With many, sanctification is only self-righteousness. And yet these persons boldly claim Jesus as their Saviour and Sanctifier. What a delusion! Will the Son of God sanctify the transgressor of the Father's law—that law which Christ came to exalt and make honorable? He testifies, “I have kept My Father's commandments.” God will not bring His law down to meet the imperfect standard of man; and man cannot meet the demands of that holy law without exercising repentance toward God and faith toward our Lord Jesus Christ. FW 29.3Read in context »
Much is comprehended in the command, “Go out into the highways and hedges, and compel them to come in, that My house may be filled.” Luke 14:23. Let ministers teach the truth in families, drawing close to those for whom they labor, and as they thus co-operate with God, He will clothe them with spiritual power. Christ will guide them in their work, giving them words to speak that will sink deep into the hearts of the listeners. It is the privilege of every minister to be able to say with Paul, “I have not shunned to declare unto you all the counsel of God.” “I kept back nothing that was profitable unto you, but have showed you, and have taught you publicly, and from house to house, ... repentance toward God, and faith toward our Lord Jesus Christ.” Acts 20:27, 20, 21. AA 364.1
The Saviour went from house to house, healing the sick, comforting the mourners, soothing the afflicted, speaking peace to the disconsolate. He took the little children in His arms and blessed them, and spoke words of hope and comfort to the weary mothers. With unfailing tenderness and gentleness He met every form of human woe and affliction. Not for Himself but for others did He labor. He was the servant of all. It was His meat and drink to bring hope and strength to all with whom He came in contact. And as men and women listened to the truths that fell from His lips, so different from the traditions and dogmas taught by the rabbis, hope sprang up in their hearts. In His teaching there was an earnestness that sent His words home with convicting power. AA 364.2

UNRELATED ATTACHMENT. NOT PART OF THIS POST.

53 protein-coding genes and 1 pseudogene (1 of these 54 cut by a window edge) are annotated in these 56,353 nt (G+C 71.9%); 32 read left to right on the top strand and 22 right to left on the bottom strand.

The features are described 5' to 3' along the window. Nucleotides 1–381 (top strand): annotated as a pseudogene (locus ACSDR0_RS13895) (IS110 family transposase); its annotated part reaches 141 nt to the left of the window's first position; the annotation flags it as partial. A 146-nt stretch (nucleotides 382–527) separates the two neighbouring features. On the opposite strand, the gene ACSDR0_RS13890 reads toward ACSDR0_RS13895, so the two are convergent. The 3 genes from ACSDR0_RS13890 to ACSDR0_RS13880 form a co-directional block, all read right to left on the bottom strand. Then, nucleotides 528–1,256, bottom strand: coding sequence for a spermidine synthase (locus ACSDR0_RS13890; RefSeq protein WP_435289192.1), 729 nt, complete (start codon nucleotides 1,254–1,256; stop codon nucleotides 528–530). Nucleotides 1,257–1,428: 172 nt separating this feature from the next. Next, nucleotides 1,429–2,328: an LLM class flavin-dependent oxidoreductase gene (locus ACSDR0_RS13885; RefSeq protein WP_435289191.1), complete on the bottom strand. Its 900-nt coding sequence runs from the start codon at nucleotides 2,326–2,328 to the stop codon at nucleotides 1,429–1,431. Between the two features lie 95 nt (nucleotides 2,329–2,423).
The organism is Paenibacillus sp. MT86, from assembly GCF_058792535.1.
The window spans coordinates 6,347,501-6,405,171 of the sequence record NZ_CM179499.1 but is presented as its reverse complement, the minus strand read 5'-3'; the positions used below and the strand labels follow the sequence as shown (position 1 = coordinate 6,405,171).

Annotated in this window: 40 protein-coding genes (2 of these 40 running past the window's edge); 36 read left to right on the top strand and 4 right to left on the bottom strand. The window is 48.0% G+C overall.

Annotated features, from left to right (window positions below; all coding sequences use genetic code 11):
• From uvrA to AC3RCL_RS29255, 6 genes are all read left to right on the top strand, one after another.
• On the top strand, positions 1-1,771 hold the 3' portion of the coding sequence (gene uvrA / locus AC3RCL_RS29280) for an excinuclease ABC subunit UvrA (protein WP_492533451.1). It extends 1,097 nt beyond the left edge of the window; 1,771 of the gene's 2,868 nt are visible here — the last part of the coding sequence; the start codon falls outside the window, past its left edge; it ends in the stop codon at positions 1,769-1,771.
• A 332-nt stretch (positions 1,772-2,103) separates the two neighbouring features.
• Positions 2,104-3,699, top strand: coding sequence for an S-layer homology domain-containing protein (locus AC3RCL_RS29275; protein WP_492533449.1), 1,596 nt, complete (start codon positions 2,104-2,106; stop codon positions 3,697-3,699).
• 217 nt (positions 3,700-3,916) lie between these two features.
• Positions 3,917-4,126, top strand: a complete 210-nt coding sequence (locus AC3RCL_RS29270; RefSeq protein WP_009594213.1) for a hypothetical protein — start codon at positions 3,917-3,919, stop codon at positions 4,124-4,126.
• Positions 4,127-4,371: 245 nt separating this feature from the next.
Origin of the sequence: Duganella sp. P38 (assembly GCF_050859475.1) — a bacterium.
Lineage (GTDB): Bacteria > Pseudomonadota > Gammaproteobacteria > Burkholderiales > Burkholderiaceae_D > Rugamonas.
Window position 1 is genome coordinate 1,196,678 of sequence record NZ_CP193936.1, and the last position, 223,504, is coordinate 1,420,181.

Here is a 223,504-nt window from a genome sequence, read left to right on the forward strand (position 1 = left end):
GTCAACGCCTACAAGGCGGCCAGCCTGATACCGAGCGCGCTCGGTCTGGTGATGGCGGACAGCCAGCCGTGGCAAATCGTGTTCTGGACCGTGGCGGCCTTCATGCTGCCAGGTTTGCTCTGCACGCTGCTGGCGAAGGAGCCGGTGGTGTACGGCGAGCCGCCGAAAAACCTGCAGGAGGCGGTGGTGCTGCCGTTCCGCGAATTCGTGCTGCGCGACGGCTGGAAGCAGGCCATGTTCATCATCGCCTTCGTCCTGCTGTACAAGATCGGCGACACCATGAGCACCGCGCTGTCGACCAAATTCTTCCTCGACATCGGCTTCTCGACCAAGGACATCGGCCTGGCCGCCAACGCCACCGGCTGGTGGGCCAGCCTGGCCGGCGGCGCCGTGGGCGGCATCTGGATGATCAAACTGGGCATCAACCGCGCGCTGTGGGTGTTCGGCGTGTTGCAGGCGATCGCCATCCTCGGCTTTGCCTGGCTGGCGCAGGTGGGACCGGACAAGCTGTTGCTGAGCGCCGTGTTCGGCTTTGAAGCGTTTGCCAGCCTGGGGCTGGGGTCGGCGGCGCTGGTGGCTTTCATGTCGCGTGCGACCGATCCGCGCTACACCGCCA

God's ministers are to learn Christ's method of laboring, that they may bring from the storehouse of His word that which will supply the spiritual needs of those for whom they labor. Thus only can they fulfill their trust. The same Spirit that dwelt in Christ as He imparted the instruction He was constantly receiving, is to be the source of their knowledge and the secret of their power in carrying on the Saviour's work in the world. AA 365.1Read in context »
Go to your neighbors one by one, and come close to them till their hearts are warmed by your unselfish interest and love. Sympathize with them, pray with them, watch for opportunities to do them good, and as you can, gather a few together and open the Word of God to their darkened minds. Keep watching, as he who must render an account for the souls of men, and make the most of the privileges that God gives you of laboring with Him in His moral vineyard. Do not neglect speaking to your neighbors, and doing them all the kindness in your power, that you “by all means may save some.” We need to seek for the spirit that constrained the apostle Paul to go from house to house pleading with tears, and teaching “repentance toward God, and faith toward our Lord Jesus Christ.”—The Review and Herald, March 13, 1888. ChS 116.1
The Lord has presented before me the work that is to be done in our cities. The believers in these cities are to work for God in the neighborhood of their homes. They are to labor quietly and in humility, carrying with them wherever they go the atmosphere of heaven.—Testimonies for the Church 9:128. ChS 116.2Read in context »
It is the privilege of every minister to be able to say with Paul, “I have not shunned to declare unto you all the counsel of God.” “I kept back nothing that was profitable unto you, but have showed you, and have taught you publicly, and from house to house, ...repentance toward God, and faith toward our Lord Jesus Christ.” [Acts 20:27, 20, 21.] GW 188.1
Our Saviour went from house to house, healing the sick, comforting the mourners, soothing the afflicted, speaking peace to the disconsolate. He took the little children in His arms and blessed them and spoke words of hope and comfort to the weary mothers. With unfailing tenderness and gentleness, He met every form of human woe and affliction. Not for Himself, but for others did He labor. He was the servant of all. It was His meat and drink to bring hope and strength to all with whom He came in contact. And as men and women listened to the truths that fell from His lips, so different from the traditions and dogmas taught by the rabbis, hope sprang up in their hearts. In His teaching there was an earnestness that sent His words home with convicting power. GW 188.2
To my ministering brethren I would say, By personal labor reach the people where they are. Become acquainted with them. This work cannot be done by proxy. Money loaned or given cannot accomplish it. Sermons from the pulpit cannot do it. Teaching the Scriptures in families,—this is the work of an evangelist, and this work is to be united with preaching. If it is omitted, the preaching will be, to a great extent, a failure. GW 188.3Read in context »